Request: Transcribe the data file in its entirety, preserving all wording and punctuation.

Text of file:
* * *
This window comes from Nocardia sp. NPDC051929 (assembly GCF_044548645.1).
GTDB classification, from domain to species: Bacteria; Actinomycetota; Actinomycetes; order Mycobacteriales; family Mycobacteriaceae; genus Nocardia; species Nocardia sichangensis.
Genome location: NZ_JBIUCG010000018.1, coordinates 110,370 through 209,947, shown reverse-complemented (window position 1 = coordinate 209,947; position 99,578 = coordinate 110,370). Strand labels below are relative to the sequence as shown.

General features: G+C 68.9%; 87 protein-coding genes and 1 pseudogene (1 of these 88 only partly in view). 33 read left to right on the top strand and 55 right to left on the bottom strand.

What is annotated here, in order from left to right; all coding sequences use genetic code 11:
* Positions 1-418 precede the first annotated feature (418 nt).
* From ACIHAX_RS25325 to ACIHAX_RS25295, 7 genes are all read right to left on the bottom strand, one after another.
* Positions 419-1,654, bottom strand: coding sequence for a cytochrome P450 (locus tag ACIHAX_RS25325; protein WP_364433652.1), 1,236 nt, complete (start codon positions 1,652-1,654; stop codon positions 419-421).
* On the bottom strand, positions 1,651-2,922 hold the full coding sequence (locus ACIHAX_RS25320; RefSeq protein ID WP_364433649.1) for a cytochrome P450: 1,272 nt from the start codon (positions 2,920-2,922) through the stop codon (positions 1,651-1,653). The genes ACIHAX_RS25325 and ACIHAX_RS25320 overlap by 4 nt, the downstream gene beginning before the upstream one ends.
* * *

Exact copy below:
This window comes from Nocardia sp. NPDC051929 (assembly GCF_044548645.1).
GTDB classification, from domain to species: Bacteria; Actinomycetota; Actinomycetes; order Mycobacteriales; family Mycobacteriaceae; genus Nocardia; species Nocardia sichangensis.
Genome location: NZ_JBIUCG010000018.1, coordinates 110,370 through 209,947, shown reverse-complemented (window position 1 = coordinate 209,947; position 99,578 = coordinate 110,370). Strand labels below are relative to the sequence as shown.

General features: G+C 68.9%; 87 protein-coding genes and 1 pseudogene (1 of these 88 only partly in view). 33 read left to right on the top strand and 55 right to left on the bottom strand.

What is annotated here, in order from left to right; all coding sequences use genetic code 11:
* Positions 1-418 precede the first annotated feature (418 nt).
* From ACIHAX_RS25325 to ACIHAX_RS25295, 7 genes are all read right to left on the bottom strand, one after another.
* Positions 419-1,654, bottom strand: coding sequence for a cytochrome P450 (locus tag ACIHAX_RS25325; protein WP_364433652.1), 1,236 nt, complete (start codon positions 1,652-1,654; stop codon positions 419-421).
* On the bottom strand, positions 1,651-2,922 hold the full coding sequence (locus ACIHAX_RS25320; RefSeq protein ID WP_364433649.1) for a cytochrome P450: 1,272 nt from the start codon (positions 2,920-2,922) through the stop codon (positions 1,651-1,653). The genes ACIHAX_RS25325 and ACIHAX_RS25320 overlap by 4 nt, the downstream gene beginning before the upstream one ends.